It’s become that season in Seattle where my scarves are no longer decorative and my suede boots get a heavy coating of waterproofing spray. I begin my slow, but familiar descent into forgetting what the sun looks like and my dog cries as he poops because the sky is giving him an unwarranted bath.
Clearly it’s the season for ice cream.
What’s that, ice cream is for sunny, hot days?
Ice cream is a year round food. If you need to curl up in blankets while you eat it, the experience is just all the more cozy!
Perhaps it isn’t the season for a light lemon sorbet or a fruity strawberry ice cream. But ’tis the season for cinnamon, ginger, cloves… perhaps a pinch of cardamom?
Okay, okay, so that’s not ice cream. But it can be a part of ice cream.
David Lebovitz knows ice cream. So when David Lebovitz tells you that you can put brown bread in your ice cream, you put brown bread in your ice cream. And you like it. Also, you read the little additional notes he adds, suggesting to try out day-old bran muffins or gingerbread in place of the brown bread in his recipe.
This is genius.
This isn’t just dumping squishy pieces of gingerbread into heavy cream and hoping it makes magic. Crumbled gingerbread gets baked off with sugar and spice and everything nice (read: butter) to become little nuggets of crunchy goodness.
You’ll have to refrain from doing two dangerous things. 1 – putting more gingerbread crumbles in your mouth than your ice cream. 2 – getting really excited and putting more than the recommended amount of crumbles in the ice cream.
I did #2. Don’t get me wrong, it is still glorious with my large amount of crumbles in it, but David Lebovitz’s recipe has an ice cream base with cream cheese in it. It’s as if the smoothest, creamiest cheesecake you’ve ever had, one day decided to moonlight as ice cream. The amount of gingerbread crumbs I put into it may have overpowered its wonderfulness a little.
That hasn’t stopped me from eating multiple scoops of it a night in front of the tv, dogs asleep on my legs while rain bounces off my windows.
Ice cream ain’t just for sunshiny parks.
Gingerbread Crunch Ice Cream
Adapted from David Lebovitz
My main change from David’s original recipe (other than taking his suggestion of using gingerbread) was reducing the sugar and cinnamon the gingerbread gets baked with as gingerbread is sweeter and spicier than brown bread. If you choose to go the brown bread route, go with David’s original recipe!
- 9 oz. of day-old gingerbread (I used this recipe which was deeeelicious with or without its journey into ice cream)
- 3 tablespoons butter, salted or unsalted
- 1/3 cup granulated sugar
- 1/2 teaspoon ground cinnamon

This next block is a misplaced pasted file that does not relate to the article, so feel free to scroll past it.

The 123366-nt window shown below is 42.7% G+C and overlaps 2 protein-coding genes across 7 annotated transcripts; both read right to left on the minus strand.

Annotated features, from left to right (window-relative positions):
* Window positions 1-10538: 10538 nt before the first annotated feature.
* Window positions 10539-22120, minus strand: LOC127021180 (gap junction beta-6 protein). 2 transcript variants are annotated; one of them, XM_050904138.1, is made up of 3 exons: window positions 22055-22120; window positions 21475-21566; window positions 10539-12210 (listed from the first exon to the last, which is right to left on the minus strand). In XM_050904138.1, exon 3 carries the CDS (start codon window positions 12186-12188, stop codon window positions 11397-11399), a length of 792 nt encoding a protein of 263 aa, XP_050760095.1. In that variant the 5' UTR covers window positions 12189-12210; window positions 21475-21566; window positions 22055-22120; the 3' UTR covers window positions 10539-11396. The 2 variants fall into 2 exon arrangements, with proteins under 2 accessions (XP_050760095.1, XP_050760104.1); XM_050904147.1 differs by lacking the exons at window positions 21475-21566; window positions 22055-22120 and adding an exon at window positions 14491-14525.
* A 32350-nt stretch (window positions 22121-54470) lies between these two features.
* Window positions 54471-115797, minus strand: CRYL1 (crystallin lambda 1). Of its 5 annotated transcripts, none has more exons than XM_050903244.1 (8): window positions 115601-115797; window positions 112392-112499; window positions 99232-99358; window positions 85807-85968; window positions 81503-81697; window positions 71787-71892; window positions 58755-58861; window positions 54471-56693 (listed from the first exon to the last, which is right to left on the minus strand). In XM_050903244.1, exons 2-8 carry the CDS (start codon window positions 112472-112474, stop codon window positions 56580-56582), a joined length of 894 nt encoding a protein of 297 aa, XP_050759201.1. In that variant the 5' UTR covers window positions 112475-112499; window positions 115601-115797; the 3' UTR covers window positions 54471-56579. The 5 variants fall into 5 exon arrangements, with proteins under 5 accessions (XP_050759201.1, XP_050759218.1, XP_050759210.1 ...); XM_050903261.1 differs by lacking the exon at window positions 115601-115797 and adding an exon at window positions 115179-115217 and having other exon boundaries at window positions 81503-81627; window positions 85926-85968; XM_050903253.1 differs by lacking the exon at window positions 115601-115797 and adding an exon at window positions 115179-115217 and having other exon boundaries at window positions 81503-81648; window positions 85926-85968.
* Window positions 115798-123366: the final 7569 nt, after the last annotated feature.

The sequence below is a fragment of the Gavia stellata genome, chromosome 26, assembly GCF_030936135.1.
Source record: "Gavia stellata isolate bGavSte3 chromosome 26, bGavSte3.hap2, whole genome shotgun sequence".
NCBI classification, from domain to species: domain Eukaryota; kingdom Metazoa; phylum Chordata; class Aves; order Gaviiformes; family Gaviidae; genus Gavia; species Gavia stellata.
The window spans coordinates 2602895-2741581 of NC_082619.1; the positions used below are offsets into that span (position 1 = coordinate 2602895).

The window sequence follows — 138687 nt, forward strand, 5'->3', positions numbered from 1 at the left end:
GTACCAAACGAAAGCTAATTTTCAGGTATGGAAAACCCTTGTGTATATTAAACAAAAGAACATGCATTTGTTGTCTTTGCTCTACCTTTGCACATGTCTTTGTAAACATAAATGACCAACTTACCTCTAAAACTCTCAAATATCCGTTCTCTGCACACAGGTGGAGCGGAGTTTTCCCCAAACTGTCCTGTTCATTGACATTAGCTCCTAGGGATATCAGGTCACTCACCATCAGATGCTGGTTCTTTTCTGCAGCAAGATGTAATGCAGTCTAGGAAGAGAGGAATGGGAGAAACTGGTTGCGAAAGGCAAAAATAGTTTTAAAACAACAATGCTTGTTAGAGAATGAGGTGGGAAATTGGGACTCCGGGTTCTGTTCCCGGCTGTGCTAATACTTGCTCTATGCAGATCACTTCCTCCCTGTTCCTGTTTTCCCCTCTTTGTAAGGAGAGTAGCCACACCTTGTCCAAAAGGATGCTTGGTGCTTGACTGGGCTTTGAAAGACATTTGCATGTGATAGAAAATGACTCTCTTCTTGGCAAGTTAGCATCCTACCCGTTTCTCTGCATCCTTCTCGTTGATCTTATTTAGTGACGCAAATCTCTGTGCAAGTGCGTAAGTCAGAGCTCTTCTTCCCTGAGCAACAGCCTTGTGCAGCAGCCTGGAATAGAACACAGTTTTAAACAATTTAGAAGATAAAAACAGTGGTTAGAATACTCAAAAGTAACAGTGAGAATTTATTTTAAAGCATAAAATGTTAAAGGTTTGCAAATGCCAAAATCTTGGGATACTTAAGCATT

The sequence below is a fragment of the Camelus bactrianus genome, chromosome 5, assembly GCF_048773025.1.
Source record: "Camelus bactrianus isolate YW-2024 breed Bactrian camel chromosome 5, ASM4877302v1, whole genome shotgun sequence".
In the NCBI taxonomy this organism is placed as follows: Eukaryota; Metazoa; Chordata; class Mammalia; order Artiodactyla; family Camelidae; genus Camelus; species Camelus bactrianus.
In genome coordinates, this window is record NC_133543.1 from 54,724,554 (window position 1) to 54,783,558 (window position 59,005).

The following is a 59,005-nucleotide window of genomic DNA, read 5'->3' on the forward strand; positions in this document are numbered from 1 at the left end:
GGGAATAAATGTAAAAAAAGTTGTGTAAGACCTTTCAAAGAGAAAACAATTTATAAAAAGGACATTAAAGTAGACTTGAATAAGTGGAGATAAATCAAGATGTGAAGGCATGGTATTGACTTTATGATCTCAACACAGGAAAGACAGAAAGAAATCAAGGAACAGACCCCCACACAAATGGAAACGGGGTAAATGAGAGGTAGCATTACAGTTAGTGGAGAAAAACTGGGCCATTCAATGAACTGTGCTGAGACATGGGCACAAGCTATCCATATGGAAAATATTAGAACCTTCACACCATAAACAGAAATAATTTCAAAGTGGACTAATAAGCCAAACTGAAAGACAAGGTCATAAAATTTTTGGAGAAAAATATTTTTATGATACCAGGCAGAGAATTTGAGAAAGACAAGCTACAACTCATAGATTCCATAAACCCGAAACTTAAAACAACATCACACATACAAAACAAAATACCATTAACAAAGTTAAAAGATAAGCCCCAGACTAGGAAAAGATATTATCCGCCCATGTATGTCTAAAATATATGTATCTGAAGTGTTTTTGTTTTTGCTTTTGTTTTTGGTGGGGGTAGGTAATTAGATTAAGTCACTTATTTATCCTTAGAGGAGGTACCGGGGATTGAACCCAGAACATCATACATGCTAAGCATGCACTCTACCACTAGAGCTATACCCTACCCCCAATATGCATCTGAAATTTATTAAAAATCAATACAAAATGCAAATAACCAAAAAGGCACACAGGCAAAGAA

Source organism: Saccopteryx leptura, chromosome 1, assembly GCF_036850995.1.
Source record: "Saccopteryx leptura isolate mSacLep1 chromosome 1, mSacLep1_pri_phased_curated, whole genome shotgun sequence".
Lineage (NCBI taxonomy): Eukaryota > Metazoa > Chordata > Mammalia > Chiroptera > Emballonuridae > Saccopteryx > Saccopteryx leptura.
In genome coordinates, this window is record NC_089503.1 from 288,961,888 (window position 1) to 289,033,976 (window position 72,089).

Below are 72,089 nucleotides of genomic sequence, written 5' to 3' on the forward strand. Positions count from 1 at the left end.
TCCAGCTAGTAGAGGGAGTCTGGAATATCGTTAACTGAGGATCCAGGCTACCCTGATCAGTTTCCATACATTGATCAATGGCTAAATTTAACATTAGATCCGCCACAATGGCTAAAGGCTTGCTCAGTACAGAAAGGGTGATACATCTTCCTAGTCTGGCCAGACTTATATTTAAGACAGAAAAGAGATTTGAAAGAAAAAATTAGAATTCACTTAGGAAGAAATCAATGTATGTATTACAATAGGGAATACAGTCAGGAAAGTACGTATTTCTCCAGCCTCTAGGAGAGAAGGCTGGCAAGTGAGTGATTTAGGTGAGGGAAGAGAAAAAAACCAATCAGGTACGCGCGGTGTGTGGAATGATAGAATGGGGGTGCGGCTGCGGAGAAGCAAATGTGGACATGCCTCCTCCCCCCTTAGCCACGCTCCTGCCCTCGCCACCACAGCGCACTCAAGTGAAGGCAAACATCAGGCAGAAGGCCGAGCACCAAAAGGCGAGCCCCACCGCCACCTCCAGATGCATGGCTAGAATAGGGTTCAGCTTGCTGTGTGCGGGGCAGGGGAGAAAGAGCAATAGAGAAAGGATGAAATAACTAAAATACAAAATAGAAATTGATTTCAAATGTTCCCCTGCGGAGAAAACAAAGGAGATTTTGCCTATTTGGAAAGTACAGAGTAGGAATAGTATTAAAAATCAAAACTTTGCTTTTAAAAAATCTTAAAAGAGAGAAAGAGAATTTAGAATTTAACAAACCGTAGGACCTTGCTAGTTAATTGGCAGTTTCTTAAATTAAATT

- 1/4 teaspoon salt
Ice Cream Custard
- 1 cup (250ml) whole milk
- 1 1/2 cups (375ml) heavy cream
- 1/3 cup (65g) granulated sugar plus 1/3 cup (65g) brown sugar (dark or light), or 3/4 cup (170g) granulated sugar
- pinch of salt
- 8 ounces (225g) cream cheese, cubed
- 5 large egg yolks
- 1/2 teaspoon vanilla extract
- Crumbs: Preheat the oven to 350ºF (180ºC)
- Crumble the bread into small, bite-sized bits. The largest should be no bigger than a kernel of corn.
- In a skillet, heat the butter until it melts, then continue to cook until it starts to brown. Remove from heat and stir in the bread bits, 1/3 cup sugar, cinnamon, and salt.
- Spread on the baking sheet and cook for 20 to 30 minutes (because of how moist gingerbread is, you will likely need closer to the 30 min mark), stirring a few times during baking, until the bread bits are well-toasted and crunchy.
- Cool completely then store in an air-tight container until ready to use. (They can be made a few days in advance and stored at room temperature.)
- Ice cream: Heat the milk, 1/2 cup of heavy cream, sugar and salt in a saucepan.
- Pour the remaining 1 cup cream (250 ml) into a medium-sized bowl and the cubes or cream cheese or sour cream. Set a mesh strainer over the top and ready an ice bath.
- In a separate bowl, stir together the egg yolks. Gradually pour some of the warm milk mixture into the yolks, whisking constantly as you pour. Scrape the warmed yolks and milk back into the saucepan.
- Cook over low heat, stirring constantly and scraping the bottom with a heat-resistant spatula, until the custard thickens enough to coat the spatula.
- Strain the custard into the heavy cream and cream cheese and stir until smooth. Stir in the vanilla and whiskey, if using. Set bowl into ice bath to cool quickly.
- Refrigerate until thoroughly chilled, preferably overnight, then freeze in your ice cream maker according to the manufacturer’s instructions. Once churned, quickly fold in about two-thirds of the brown bread crumbs, or as much as to your liking, then store the ice cream in the freezer until firm and ready to serve.